Petty Officer 1st Class Krystyna Duffy pursued her dream to become a Coast Guard surfman her entire career. Duffy had to rely on her network and community of people who care and were willing to stand for her to help her achieve her dream. She is now the fourth active female surfman in the Coast Guard.
The Coast Guard recently released the names of the newest Fast Response Cutters to be commissioned. Each FRC is named after a Coast Guard hero. One such Coast Guardsman is Maurice Jester, a WWII hero.
Atop the dunes, Petty Officer 1st Class Louis Keating Jr. realized what was about to happen and was handed a historic surf check – a brass tag surfman would carry during their beach patrols. He was then told to head north to complete a beach patrol walking in the footsteps of the heroes who came before him from the historic Pea Island Lifesaving Station.
Of the Coast Guard’s approximate 4,800 boatswain’s mates, only about 200 are currently surfmen. There have only ever been roughly 500 surfmen in the service’s history. The path to qualification is wrought with discomfort, danger and dedication beyond the scope of normal human tolerance.
With sure hands on the throttle and helm, and an eye toward the sea and an on their crew, Coast Guard surfmen are considered the service’s most skilled coxswains and members of an elite community. They are boatswain’s mates – each individually numbered – that undertake immense responsibility in training others to operate safely in some of the most dangerous conditions imaginable.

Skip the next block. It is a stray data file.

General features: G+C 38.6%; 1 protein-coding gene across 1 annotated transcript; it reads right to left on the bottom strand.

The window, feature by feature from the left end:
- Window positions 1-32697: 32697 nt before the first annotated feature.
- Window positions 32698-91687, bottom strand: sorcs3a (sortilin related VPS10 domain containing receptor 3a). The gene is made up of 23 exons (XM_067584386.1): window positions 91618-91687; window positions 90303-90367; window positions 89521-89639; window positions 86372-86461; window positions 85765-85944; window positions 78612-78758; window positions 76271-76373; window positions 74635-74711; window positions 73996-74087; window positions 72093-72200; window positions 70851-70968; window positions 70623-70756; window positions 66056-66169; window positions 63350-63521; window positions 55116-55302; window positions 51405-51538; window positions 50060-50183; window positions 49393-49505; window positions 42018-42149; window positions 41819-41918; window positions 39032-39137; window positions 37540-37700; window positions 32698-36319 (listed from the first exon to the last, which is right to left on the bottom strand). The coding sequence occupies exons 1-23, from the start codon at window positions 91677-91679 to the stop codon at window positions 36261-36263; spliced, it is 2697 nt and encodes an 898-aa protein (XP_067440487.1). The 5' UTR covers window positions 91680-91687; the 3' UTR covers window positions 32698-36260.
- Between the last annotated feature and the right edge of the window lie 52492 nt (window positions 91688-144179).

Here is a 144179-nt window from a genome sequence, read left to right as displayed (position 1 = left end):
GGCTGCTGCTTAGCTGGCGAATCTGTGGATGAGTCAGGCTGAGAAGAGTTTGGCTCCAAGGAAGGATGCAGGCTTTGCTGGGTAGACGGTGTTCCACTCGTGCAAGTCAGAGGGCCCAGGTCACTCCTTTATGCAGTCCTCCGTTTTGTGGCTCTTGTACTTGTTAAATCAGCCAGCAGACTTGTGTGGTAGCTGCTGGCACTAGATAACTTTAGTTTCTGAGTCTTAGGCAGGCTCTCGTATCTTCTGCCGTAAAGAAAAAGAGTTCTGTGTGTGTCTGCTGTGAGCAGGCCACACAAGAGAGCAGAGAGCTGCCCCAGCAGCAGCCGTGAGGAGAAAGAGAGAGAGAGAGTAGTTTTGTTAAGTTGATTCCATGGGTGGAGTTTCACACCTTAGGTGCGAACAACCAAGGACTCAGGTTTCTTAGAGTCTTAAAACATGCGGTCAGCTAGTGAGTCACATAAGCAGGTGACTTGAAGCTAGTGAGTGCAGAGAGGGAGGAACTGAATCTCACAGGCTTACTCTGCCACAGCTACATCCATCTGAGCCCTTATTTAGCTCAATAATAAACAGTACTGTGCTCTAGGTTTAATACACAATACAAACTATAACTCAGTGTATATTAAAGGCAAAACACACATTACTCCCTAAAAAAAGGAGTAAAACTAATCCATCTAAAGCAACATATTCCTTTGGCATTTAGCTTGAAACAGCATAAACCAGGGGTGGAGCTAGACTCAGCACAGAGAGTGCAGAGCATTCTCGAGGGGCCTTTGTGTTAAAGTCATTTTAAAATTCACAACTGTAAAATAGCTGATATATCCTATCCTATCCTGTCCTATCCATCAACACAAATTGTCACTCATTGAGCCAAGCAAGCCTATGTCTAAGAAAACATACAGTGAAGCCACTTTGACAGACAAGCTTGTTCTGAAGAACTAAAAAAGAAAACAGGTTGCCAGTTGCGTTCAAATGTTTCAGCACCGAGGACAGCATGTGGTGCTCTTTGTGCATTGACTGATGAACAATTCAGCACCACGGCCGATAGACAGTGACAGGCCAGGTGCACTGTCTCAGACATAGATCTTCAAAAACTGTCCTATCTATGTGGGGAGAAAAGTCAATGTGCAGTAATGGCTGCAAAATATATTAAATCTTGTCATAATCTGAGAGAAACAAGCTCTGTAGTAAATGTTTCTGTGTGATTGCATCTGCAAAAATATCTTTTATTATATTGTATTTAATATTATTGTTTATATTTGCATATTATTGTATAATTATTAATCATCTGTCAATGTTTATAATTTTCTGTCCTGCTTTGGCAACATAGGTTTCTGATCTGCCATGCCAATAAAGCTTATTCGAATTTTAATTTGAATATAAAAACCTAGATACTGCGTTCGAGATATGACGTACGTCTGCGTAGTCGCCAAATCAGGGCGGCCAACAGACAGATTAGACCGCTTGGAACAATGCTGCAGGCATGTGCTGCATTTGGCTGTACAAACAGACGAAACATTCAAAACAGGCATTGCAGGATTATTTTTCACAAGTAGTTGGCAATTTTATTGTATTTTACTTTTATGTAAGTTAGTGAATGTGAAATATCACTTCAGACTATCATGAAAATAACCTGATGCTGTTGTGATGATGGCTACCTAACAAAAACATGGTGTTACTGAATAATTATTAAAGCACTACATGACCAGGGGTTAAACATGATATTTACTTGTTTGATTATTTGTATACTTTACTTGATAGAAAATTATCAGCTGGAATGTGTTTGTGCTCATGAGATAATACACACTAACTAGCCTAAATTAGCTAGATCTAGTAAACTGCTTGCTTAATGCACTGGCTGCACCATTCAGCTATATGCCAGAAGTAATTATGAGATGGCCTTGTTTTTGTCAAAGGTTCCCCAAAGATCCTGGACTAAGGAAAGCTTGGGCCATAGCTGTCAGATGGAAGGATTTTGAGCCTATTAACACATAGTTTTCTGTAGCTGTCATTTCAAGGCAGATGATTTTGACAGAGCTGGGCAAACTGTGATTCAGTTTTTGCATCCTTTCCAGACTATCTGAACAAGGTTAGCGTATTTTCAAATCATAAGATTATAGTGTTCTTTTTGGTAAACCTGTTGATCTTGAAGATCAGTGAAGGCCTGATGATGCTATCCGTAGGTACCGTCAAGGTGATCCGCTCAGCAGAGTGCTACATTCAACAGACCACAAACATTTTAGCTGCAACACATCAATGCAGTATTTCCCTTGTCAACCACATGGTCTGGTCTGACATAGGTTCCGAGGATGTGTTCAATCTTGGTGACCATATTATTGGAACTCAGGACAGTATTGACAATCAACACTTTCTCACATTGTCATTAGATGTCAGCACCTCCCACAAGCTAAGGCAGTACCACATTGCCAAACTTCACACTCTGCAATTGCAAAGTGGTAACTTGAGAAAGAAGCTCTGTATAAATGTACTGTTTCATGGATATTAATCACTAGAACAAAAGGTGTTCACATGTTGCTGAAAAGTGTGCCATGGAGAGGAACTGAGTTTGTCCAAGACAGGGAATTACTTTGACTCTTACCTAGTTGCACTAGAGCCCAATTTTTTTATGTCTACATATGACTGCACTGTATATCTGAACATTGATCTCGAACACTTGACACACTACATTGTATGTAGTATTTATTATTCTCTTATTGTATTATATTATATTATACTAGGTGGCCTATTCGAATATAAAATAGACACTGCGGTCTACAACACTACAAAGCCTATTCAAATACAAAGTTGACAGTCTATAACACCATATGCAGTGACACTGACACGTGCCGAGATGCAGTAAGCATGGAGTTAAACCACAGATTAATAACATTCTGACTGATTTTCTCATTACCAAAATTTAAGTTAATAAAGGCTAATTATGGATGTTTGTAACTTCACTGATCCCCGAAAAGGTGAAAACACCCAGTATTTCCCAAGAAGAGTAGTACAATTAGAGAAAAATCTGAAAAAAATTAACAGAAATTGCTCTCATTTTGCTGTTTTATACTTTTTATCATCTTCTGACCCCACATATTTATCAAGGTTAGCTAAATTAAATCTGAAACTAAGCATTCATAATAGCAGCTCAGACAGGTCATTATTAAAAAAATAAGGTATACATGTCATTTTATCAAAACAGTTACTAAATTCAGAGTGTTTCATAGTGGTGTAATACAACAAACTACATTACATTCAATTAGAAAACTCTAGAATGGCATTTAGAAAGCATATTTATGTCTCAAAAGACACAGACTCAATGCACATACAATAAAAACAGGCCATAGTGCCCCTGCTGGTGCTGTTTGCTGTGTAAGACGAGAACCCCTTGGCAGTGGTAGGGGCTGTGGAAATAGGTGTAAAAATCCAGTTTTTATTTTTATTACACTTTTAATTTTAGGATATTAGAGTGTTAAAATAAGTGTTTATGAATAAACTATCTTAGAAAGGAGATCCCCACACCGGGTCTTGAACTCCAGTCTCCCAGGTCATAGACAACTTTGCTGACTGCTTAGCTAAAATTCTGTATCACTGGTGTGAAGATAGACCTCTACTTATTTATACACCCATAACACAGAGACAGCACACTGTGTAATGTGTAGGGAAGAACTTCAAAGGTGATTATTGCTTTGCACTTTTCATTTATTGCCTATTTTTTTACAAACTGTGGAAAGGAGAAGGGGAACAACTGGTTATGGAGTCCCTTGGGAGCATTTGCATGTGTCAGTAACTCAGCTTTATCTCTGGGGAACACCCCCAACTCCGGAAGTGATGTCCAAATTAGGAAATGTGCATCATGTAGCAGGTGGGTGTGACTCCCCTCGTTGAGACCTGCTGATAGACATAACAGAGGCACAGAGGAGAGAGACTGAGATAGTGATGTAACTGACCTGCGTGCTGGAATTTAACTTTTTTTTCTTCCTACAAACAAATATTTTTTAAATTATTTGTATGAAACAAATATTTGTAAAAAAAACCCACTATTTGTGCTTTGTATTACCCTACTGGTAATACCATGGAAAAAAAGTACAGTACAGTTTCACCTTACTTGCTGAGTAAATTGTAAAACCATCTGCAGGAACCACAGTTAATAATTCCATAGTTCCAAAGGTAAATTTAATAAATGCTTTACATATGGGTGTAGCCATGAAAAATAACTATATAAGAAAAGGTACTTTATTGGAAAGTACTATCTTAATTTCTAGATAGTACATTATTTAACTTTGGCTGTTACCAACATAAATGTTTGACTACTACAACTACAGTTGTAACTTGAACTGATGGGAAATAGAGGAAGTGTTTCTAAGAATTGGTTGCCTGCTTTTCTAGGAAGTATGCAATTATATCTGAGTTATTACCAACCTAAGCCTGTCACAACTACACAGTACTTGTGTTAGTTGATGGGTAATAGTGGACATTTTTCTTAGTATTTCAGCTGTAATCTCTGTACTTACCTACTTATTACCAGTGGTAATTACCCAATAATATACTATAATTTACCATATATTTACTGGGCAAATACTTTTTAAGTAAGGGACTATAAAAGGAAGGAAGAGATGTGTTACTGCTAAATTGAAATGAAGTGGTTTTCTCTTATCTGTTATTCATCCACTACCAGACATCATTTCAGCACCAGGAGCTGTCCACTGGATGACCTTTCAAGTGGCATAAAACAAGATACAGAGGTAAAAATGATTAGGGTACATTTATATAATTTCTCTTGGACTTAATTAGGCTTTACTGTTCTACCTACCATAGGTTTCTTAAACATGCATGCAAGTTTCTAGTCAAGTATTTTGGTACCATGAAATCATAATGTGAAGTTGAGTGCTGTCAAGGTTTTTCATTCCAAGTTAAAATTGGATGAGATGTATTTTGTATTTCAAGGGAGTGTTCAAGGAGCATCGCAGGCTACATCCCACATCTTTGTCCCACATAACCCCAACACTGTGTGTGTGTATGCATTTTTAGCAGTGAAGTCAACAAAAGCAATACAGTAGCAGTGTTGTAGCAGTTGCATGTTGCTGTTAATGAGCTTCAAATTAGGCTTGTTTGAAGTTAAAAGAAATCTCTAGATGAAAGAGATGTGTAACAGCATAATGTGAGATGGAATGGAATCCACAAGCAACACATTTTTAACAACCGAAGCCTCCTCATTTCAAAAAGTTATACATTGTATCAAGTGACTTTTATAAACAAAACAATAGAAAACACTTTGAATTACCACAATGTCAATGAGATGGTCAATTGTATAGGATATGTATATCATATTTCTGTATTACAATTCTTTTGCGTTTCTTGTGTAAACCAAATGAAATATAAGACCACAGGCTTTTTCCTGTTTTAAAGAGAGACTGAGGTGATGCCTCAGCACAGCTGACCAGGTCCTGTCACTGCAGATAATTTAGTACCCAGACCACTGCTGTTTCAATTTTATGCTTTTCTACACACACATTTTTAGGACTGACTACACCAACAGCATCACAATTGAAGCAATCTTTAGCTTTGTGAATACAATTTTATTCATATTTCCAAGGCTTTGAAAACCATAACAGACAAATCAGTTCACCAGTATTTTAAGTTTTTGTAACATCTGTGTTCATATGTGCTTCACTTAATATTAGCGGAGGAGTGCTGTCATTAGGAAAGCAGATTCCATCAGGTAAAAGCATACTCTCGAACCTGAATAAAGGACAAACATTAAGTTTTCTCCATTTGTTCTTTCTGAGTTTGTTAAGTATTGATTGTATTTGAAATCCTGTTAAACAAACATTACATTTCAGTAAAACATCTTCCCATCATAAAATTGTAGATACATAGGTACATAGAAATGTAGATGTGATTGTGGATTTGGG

Petty Officer 2nd Class Victoria Taylor, a boatswain’s mate from Coast Guard Station Humboldt Bay, was recently designated a Coast Guard surfman, the highest qualification a coxswain can achieve in the Coast Guard. Receiving the surfman designation puts Taylor in an elite group; she’s the Coast Guard’s 484th surfman, one of only six females to ever receive the designation in Coast Guard history and the very first from Station Humboldt Bay.
Station Umpqua River is home to a crew of dedicated Coast Guardsmen, sentinels to the abundance of recreational and commercial fisherman in the region. The station is remote, isolated and bears witness to some of the worst water there is. It’s also home to Chief Petty Officer Benjamin Snider, an extraordinarily skilled surfman.
Petty Officer 2nd Class Chris Ouellette was fresh out of boot camp in July 2007 when he was assigned to Station Grays Harbor. He arrived at his first Coast Guard unit ready to learn. Fast forward to today and Ouellette has more than just learned; he has mastered. Ouellette has earned the title of Coast Guard surfman No. 473. Along with his title of surfman, he has also earned the unofficial title of “seaman to surfman” at Grays Harbor – meaning he arrived at the unit a seaman and will be leaving a surfman.
Saying Aloha to the Pacific’s heavy seas, National Motor Lifeboat School’s instructors just finished two weeks of intensive search and rescue training off the coast of Hawaii. Lifesavers from throughout the Pacific gathered at Station Honolulu for a series of unique skill enhancement evolutions.
Chatham is the only unit to operate the 42-foot Special Purpose Craft – Near Shore Lifeboat. The lifeboat was specifically designed for operating in shallow water, such as the conditions found on the Chatham bar where there are depths as shallow as four feet. The lifeboat is equipped with state-of-the-art wireless control systems and twin jet-drives. As a highly unique craft, the lifeboat requires a skilled operator at the helm, and no one is better at the helm than Chief Petty Officer William Lefever.